A more “over-the-top” vehicle customized by Rock and Roll is Pugh’s 2010 Dodge Ram Runner 3/4-ton pickup with a 6.7-liter Cummins engine. Built in just four days for the 2011 SEMA Show, the truck features all Carli suspension components including 6-inch radius arms and King/Carli 3.0 shocks with remote reservoirs on the front and piggyback reservoirs on the rear.
Other upgrades include 17-inch black KMC Enduro beadlock rims; 37-inch Toyo M/T tires; H&S Mini Maxx tuner; Nitrous Express diesel system; and an EGR cooler with a custom Rock and Roll Offroad logo.
The pickup also has blacked-out Recon Lights, Randy Ellis light bars, KC HiLiTES lights, powder-coated black bumpers from Burleson Powder Coating, a Tuff Customs bedliner and fiberglass parts from FiberwerX Offroad Fiberglass.
Pugh says the “complete super truck” is one of Rock and Roll’s most sought-out pieces and captures a lot of attention on the company’s social media websites.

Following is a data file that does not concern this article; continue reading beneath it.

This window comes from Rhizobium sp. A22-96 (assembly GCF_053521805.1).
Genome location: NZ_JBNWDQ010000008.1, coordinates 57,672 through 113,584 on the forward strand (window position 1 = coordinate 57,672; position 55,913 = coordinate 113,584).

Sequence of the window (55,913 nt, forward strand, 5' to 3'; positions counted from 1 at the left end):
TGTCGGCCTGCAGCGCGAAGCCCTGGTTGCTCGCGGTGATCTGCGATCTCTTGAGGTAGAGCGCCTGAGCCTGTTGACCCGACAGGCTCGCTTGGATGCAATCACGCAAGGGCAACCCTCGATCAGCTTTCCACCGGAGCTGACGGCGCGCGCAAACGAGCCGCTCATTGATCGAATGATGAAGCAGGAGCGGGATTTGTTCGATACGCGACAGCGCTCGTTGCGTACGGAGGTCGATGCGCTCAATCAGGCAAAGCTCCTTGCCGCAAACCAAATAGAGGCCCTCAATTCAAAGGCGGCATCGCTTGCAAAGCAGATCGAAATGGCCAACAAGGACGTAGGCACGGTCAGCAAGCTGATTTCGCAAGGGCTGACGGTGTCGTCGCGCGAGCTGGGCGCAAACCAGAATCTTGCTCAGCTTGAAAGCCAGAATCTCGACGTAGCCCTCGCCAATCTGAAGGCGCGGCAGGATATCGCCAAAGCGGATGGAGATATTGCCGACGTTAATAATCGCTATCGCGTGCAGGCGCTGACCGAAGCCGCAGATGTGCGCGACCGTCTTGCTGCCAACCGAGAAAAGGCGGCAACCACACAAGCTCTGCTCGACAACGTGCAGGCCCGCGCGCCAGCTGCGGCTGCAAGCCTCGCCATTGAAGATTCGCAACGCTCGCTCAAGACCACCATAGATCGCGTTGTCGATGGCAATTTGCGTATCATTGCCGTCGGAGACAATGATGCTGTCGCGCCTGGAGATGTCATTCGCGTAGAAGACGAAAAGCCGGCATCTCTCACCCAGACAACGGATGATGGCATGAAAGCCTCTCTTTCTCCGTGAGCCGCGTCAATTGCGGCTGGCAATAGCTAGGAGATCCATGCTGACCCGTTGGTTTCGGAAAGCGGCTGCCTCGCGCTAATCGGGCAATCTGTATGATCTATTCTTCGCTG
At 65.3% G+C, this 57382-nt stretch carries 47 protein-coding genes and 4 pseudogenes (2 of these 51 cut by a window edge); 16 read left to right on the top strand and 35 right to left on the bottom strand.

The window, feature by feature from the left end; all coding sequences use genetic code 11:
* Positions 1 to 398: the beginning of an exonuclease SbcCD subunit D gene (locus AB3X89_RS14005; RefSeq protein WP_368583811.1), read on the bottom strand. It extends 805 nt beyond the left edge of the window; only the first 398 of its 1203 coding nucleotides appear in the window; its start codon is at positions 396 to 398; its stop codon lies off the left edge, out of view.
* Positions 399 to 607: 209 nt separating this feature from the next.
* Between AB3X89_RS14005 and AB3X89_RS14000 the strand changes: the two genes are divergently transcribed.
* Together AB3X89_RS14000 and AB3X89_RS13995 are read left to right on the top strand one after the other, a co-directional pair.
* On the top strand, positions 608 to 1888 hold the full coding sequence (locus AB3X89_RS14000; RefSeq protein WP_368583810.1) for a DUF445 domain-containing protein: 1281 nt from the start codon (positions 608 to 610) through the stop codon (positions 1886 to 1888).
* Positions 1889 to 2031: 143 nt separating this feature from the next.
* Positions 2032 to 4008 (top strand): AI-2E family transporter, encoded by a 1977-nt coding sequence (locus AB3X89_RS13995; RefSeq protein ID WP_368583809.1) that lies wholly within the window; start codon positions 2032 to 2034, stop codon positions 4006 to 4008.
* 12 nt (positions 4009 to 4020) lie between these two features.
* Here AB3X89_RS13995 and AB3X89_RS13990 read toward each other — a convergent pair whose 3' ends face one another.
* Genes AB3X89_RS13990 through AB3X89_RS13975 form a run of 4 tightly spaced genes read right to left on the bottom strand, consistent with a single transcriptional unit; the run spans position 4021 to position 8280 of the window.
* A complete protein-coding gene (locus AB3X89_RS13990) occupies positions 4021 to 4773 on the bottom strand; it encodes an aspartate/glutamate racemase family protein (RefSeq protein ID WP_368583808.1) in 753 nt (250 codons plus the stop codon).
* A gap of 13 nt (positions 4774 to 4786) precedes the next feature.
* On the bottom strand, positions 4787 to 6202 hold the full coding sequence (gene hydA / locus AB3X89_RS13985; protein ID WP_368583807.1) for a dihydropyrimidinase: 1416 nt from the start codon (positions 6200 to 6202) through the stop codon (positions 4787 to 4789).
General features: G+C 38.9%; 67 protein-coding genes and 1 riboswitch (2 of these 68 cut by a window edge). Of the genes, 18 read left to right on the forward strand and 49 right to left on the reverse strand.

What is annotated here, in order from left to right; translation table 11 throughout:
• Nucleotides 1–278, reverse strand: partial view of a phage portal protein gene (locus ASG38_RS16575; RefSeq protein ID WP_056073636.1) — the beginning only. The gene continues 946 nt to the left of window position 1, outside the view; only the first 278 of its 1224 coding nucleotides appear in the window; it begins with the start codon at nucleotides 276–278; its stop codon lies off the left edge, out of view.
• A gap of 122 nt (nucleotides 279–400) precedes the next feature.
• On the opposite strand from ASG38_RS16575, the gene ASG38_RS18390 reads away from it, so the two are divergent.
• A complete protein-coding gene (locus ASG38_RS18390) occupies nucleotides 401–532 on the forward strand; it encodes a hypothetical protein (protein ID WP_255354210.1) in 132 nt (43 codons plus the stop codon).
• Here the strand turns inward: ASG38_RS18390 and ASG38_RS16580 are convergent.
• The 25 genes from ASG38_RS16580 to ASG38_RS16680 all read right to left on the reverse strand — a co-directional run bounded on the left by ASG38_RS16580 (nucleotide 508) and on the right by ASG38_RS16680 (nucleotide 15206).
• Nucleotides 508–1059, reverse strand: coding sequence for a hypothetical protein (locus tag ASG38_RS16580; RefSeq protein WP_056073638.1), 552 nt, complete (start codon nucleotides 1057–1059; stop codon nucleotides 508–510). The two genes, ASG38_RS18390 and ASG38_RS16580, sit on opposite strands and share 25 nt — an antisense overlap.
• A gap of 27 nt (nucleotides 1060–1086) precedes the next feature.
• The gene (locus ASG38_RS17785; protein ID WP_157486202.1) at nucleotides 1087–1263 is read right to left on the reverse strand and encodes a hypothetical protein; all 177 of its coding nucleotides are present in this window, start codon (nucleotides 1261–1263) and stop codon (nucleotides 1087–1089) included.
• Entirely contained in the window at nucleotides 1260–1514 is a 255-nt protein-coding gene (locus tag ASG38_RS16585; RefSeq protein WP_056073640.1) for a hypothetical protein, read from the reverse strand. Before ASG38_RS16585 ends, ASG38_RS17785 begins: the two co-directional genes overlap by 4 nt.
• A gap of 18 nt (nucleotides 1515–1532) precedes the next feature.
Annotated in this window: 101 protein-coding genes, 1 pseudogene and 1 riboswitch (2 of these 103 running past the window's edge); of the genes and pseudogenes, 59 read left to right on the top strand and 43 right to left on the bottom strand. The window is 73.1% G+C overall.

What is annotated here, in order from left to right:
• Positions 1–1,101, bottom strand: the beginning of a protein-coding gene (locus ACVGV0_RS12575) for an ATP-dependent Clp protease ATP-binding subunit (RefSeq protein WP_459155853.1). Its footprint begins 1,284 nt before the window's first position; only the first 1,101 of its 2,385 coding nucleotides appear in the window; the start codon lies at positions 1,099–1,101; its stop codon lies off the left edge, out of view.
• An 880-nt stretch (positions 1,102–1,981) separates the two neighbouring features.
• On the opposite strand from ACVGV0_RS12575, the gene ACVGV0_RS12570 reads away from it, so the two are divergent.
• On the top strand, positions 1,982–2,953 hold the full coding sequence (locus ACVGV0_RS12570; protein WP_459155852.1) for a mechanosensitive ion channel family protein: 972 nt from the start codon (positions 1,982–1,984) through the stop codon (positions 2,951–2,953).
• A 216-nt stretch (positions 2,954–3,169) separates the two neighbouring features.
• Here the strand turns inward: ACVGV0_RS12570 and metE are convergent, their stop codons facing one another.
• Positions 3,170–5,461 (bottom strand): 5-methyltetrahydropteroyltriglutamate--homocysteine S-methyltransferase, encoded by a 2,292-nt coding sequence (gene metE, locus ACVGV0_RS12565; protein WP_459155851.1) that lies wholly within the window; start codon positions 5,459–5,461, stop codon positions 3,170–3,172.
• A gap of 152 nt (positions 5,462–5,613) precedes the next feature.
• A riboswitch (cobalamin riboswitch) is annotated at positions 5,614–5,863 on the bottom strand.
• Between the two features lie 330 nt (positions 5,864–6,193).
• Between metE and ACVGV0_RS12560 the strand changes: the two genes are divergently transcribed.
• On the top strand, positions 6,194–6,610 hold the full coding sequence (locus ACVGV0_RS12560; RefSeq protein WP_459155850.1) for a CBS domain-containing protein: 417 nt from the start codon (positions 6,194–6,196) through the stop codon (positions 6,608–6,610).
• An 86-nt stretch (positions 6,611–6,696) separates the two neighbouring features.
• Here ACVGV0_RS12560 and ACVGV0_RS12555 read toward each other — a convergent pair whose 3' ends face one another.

Another thing that sets Rock and Roll (www.rockandrolloffroad.com) apart from other off-road shops is its fan following, something Pugh says he never expected. The shop has more than 5,000 followers on Facebook and its successful campaigns on Instagram, Facebook and Twitter have gained the business word-of-mouth advertising.
Pugh says Rock and Roll’s crew works pretty hard to keep the social media sites as up-to-date as possible, whether highlighting the shop’s current projects, posting photos or providing news on its latest racing endeavors.
Rock and Roll races, maintains and sponsors employee Adam Lunn’s Trophy Truck #53, which is equipped with a KPE Engineering V-8 and competes in Best in the Desert associations.
“We are probably one of the only off-road shops that sells retail and also races a trophy truck,” Pugh says. “The fact that we race the Trophy Truck lets us really go out and put our off-road knowledge to the test, and show our clients that not only do we sell this stuff, but test it to make sure what we’re selling people is the best of the best.”